Cressie و قدرت واگرایی های خوانده شده به عنوان اقدامات نفوذ برای مدل های رگرسیون لجستیک
|کد مقاله||سال انتشار||مقاله انگلیسی||ترجمه فارسی||تعداد کلمات|
|24720||2006||23 صفحه PDF||سفارش دهید||8402 کلمه|
Publisher : Elsevier - Science Direct (الزویر - ساینس دایرکت)
Journal : Computational Statistics & Data Analysis, Volume 50, Issue 11, 20 July 2006, Pages 3199–3221
A sample version of the power-divergence measures of Cressie and Read is proposed for the influence analysis in the logistic regression model. Influence measures are obtained by quantifying the deviation between the sample distribution of an estimate obtained with all the observations and the sample distribution of the same estimate obtained without any observation. In particular, this approach is applied to three estimates of the model: the MLE of regression coefficients vector, the probabilities vector and the linear predictor of a future case. Some examples are considered to clarify the usefulness of the introduced diagnostics.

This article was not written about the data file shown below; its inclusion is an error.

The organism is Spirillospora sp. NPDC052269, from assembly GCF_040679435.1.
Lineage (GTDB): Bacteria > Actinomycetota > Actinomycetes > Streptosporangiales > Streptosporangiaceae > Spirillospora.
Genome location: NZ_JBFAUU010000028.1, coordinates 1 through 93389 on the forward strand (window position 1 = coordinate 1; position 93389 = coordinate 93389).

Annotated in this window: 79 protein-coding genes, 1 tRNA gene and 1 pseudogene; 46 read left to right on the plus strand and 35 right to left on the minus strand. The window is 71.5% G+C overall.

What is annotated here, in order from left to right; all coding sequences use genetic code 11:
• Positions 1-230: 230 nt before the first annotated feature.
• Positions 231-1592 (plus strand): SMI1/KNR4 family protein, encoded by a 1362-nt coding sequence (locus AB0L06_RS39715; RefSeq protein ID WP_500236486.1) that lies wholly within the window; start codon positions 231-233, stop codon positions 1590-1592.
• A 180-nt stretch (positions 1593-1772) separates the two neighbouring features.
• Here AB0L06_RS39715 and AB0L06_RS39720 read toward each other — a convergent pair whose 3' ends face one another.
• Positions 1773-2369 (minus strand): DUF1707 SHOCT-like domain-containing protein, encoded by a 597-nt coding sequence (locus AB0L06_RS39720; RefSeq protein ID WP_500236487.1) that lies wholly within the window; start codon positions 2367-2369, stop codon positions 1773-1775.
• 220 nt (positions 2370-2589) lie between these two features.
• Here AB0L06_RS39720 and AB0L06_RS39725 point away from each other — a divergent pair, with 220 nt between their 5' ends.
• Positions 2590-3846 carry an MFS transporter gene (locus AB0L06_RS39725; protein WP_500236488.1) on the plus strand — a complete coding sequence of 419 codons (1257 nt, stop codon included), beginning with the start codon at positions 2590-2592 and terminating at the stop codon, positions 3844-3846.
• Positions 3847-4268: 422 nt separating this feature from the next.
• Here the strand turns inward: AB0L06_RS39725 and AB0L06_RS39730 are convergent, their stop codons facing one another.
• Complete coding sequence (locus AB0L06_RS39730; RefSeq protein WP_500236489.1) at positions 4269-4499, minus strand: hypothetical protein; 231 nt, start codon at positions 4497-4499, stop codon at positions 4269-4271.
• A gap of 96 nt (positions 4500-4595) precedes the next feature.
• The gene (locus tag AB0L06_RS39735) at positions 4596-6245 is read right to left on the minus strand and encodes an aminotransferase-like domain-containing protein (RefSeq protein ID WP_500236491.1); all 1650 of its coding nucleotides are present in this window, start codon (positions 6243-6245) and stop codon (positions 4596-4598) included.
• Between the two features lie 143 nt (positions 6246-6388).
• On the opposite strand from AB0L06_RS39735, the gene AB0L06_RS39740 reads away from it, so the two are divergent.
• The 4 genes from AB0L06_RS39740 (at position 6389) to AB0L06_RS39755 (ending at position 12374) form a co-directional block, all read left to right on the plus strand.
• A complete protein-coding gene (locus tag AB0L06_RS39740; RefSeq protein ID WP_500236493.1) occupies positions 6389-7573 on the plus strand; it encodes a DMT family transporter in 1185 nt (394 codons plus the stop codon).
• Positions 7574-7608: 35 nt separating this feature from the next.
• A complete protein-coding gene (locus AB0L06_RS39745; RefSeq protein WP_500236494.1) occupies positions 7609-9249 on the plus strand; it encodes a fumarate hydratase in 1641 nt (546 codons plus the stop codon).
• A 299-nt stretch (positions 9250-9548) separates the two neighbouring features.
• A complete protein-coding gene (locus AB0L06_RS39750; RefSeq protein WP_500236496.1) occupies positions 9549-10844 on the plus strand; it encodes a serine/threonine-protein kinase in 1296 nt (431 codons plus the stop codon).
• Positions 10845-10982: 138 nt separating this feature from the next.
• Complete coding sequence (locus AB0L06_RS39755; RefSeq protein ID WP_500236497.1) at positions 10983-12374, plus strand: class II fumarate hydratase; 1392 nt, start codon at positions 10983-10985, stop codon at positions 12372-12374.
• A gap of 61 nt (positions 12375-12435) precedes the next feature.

Logistic regression is a very useful tool in the study of a binary data set obtained under experimental conditions as well as in observational studies. In both situations, especially the second one, the data set can contain observations that are not well explained by the model and/or observations that exert an undue influence on some aspect of the model. In this sense, it is interesting to remember the following sentence pointed out in the paper written by Pregibon (1982, p. 210): “after fitting a logistic regression model and prior to drawing inferences from it, the natural succeeding step is that of critically assessing the fit”. In particular, the techniques of identifying of outlying and influential observations are included in this critical study. Some of the methods used for assessing influence and finding outliers in logistic regression are similar to those used for linear regression, see for instance Cook and Weisberg (1982). Pregibon (1982) carried out an interesting study about this topic and presented diagnostics to identify observations which are influential relative to the estimation of the regression coefficient vector. Johnson (1985) gave diagnostics for detecting influential observations relative to the determination of probabilities and the classification of future observations. Later, these measures were applied to generalized linear models in some interesting papers: Williams (1987), Lee (1988), Thomas and Cook, 1989 and Thomas and Cook, 1990 and Lee and Zhao (1997). The standard methods of determining influence are based on considering a suitable scheme for perturbing the model as well as a procedure to compare the considered model and the perturbed model. The two most important schemes of perturbing are: considering the full binary data set except case i , case-deletion approach, and small perturbations of any elements of data, local influence approach ( Cook, 1986). In general, for determining influence on an estimate of a parameter, all the procedures are focused on measuring the distance between this estimate and the estimate under the perturbed model. Recently, Jiménez-Gamero et al. (2002) proposed to consider the Rao's distance between the distribution of the estimated parameter of interest and the distribution of the estimate under the perturbed model. This approach can be described as follows: Let D be a data set which is assumed to follow a model M , let R=R(D,M)R=R(D,M) be a statistic based on the data, and let FRFR be its distribution function. By perturbing the model formulation, the model M*M* is obtained, with R*R* and FR*FR* being the statistic and its distribution under the perturbed model, respectively. The changes due to the perturbation on the statistics can be evaluated by the distance between FRFR and FR*FR*. Through this approach, it is possible to obtain influence diagnostics which are more complete than the diagnostics obtained by direct comparison of the estimate values. The term “more complete” is used because they not only compare the obtained values for a specific sample but the probability distributions of the estimators. The metrics used previously are Rao's distance (Jiménez-Gamero et al., 2002) and Frèchet's distance (Muñoz-Pichardo et al., 2004). Also Johnson (1985) used the Kullback–Leibler divergence (Kullback, 1968, Chapter 1) to quantify the influence on the estimate probabilities in the logistic regression model. In this work the power-divergence family of divergence measurements introduced by Cressie and Read (1984) is considered to measure the deletion-case effect under the sample distribution of regression coefficients in logistic regression and on the estimated probability vector characterizing the model. This second procedure will be a generalization of the procedure given in Johnson (1985) based on the Kullback–Leibler divergence measure. In Section 2, the most important results in relation to the Cressie–Read power divergence measures (Cressie and Read, 1984) are presented. These results will be necessary to use in the rest of the paper. Section 3 is devoted to giving an overview of the logistic regression model and to introduce some results and notation that will be necessary in the rest of the paper. Some new measures to quantify the influence on three aspects of the logistic regression model are presented in Section 4. These aspects are the MLE of regression coefficients vector, the probabilities vector and the linear predictor of a future case. Finally, two examples are analysed to illustrate the proposed measures in Section 5.